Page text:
Firstly to Pace, The A320 is an automated aircraft but shockingly can be flown manually without an AP FD and A/THR and I think you will be surprised at how often that does happen. Obviously there is a time and a place so a remote greek island ndb approach with strong gusts might be one of those times to leave it all in. I did a raw data approach manually done 20 miles out autothrust out and on the next homeward leg the FO turned round and asked if he do the same as me. Looking at this 22year old 1 direction lookalike who must definatley did not look very piloty to me with 400hrs TT I thought to myself will if he mucks it up at least it will give me more practice. He then preceded to do the most accurate and precisely flown manual raw data approach I have ever seen. Few months later let a very experienced FO fly a raw data approach fully manually. He had not taken into account the extent of the tailwind ( which on the airliners can be a big problem as there is a lot of energy to slow down something the GA guys and small biz jet superpilots probably won't know much about). If it wasn't for some prompting for the gear from me I we would have flown the ILS twice.

Centaurus

I have done a Boeing type rating and Airbus type rating in the last 10 years. Both included a fair bit of manual flying but most focus is on the failure of aircraft systems. Also both times I did line training (they were both as an FO and when I got cmd on the Airbus) you had to do raw data manual thrust no AP. Manual handling is becoming an increasing part of the recurrent sims.

Every pilot is an individual and needs to treated that way. You get FO's flown for mutiple airlnes in their 40's but will definitely get the hump if you point something out or guys with plenty of life experience before they got into flying who won't take banter its not just young cadets who fall to those faults.
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Old 29th Mar 2015, 21:47
  #2574 (permalink)  
 
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Beyond reasonable doubt

You seem to have conveniently left out a few details in presenting your case - important details. Such as the (independently confirmed) act of deliberately selecting 100ft on the MCP and commencing a descent.

What we have are a series of confirmed (to beyond reasonable doubt) events, for which there is only one plausible explanation - Which is why the conclusions already reached hold up, and have been made public. I appreciate this is slightly different to concrete proof, but air accident investigations quite frequently fall short of the 'concrete proof' standard and settle in the realms of 'no other plausible explanation' or 'most likely explanation'.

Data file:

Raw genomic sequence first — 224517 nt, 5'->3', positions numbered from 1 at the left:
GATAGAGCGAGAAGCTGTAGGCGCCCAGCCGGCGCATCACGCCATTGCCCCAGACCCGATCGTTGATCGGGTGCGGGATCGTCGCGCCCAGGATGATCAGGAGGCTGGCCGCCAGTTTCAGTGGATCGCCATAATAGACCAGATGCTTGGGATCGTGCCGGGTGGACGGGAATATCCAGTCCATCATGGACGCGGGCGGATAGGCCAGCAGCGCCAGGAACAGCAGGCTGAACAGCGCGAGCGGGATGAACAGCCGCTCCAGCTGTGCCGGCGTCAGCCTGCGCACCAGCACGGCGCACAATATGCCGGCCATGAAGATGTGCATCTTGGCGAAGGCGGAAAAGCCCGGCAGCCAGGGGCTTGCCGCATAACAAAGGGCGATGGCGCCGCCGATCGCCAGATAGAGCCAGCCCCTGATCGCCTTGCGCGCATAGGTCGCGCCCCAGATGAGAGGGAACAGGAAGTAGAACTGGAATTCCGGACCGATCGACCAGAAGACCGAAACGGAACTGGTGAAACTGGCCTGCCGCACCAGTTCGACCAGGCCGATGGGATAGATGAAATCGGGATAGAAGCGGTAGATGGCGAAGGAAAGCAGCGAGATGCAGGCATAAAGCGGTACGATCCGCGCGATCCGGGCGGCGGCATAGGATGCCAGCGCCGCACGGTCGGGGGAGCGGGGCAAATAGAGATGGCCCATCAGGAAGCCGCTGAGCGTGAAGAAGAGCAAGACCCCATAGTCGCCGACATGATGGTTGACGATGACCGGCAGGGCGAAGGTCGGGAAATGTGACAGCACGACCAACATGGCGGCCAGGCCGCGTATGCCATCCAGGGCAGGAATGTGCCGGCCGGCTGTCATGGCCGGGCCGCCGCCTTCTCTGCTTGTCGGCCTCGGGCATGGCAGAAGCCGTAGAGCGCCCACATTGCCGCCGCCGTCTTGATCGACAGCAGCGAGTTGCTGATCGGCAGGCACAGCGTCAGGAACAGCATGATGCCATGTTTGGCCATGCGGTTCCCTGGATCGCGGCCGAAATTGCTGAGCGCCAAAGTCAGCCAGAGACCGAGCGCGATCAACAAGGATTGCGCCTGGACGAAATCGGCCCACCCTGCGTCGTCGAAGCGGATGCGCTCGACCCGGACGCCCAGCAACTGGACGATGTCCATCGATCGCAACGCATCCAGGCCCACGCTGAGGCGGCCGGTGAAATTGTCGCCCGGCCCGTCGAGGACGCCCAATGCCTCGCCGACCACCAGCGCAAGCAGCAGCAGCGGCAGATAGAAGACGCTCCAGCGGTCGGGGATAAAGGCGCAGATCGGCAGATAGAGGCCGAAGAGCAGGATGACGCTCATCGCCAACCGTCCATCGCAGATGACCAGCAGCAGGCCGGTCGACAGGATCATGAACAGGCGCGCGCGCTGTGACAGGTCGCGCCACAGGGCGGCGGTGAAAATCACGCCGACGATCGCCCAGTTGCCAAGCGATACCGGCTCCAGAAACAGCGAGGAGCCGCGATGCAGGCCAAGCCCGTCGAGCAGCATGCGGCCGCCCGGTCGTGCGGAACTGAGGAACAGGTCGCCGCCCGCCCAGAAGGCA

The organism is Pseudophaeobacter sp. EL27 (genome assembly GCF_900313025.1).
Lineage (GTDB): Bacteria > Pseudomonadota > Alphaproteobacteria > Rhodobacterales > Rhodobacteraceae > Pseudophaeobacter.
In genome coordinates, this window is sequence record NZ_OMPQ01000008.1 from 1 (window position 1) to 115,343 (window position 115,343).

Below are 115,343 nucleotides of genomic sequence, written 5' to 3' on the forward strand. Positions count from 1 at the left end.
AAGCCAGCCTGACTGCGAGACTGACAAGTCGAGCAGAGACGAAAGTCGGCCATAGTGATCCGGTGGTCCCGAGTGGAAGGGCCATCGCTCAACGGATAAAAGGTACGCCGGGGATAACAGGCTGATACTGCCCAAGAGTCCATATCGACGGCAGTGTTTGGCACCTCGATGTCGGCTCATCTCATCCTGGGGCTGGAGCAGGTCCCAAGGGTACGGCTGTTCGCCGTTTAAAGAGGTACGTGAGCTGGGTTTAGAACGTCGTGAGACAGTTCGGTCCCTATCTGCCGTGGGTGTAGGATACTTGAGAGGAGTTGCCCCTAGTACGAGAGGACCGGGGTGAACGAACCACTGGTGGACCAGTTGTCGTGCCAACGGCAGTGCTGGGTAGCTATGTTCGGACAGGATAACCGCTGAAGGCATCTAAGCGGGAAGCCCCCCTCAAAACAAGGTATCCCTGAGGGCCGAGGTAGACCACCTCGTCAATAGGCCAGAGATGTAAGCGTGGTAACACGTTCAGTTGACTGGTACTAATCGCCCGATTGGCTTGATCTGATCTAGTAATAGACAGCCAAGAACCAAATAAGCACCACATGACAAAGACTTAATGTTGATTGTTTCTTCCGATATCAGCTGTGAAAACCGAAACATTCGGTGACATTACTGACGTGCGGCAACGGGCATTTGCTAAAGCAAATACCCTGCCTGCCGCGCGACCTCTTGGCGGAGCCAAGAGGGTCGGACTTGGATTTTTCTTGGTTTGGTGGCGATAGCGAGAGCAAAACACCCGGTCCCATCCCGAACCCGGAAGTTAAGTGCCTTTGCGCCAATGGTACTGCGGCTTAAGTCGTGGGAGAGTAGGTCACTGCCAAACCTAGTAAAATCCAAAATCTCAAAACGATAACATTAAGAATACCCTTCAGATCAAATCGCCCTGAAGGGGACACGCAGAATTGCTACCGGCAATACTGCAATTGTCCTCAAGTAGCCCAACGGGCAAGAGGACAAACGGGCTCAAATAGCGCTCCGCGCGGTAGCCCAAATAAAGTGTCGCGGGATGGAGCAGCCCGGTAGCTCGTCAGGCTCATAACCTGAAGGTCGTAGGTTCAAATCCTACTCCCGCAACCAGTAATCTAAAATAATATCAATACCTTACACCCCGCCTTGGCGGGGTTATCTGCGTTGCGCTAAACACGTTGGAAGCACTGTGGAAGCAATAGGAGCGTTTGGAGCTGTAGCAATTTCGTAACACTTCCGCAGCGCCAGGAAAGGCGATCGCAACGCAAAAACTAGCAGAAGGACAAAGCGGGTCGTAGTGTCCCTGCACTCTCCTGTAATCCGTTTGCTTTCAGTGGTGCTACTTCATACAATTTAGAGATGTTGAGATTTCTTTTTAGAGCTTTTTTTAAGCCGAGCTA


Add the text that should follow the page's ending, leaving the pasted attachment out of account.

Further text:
There persists a lot of unreasonable (IMHO) doubts being raised here.

Hypoxia has been ruled out (beyond reasonable doubt).

Incapacitation has been ruled out (beyond reasonable doubt).

Who was were and who took which actions have been established (beyond reasonable doubt).

...all from combinations of CVR and Mode-S ES data.

I don't believe the FDR will add much, if anything, to these conclusions.
I haven't challenged the evidence that Mode S data recorded 100 ft from the MCP. But when QRH says ALT KNOB - TURN/PULL it doesn't say what altitude to select, does it? If I was stressed and kept winding it all the way, it would eventually read 100, even if the 100/1000 ring wasn't moved.

Before writing my post I carefully scoured NYT and other sources to find out what hard evidence is out there. Unless I missed something, no other assertions are possible exept what the three witnesses have said.

Before you can add anything, you've got to say what your source is, just like I have done. So...

How, precisely, has hypoxia been ruled out?
How, precisely, has incapacitation been ruled out?
Precisely which actions have been established?
Who took them?

FDR may or may not add anything. We must wait and see.

Last edited by eezeegeebee; 29th Mar 2015 at 21:47. Reason: quote mark bracket
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Old 29th Mar 2015, 22:07
  #2575 (permalink)  
 
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M. Brice Robin conclusion

First wings folded makes a nice summation Here

The two cents I would like to add is that the remit of the public prosecutor is to conduct a criminal investigation concerning an aircraft accident, period. He is to determine if a criminal act has been committed that caused the accident, he is not tasked with determining any other possible causes such as may be related to spontaneous equipment / software failures or deficiencies which may have caused the accident -that falls under the provenance of the BEA. Thus M. Robin is only looking for evidence of a crime. If he discovers enough the evidence to reasonably conclude that a crime has likely been committed then he will report such; he tells he has and he did. While there may be other possible reasons for this accident such as an unrecoverable equipment or software failure either due to the nature of that failure or due to pilot error in response due to inexperience it is not M. Robin's issue to address, that is BEA's issue. To sum up M. Robin was tasked to determine if enough evidence existed to indicate that a crime had likely been committed, he believes he has done so.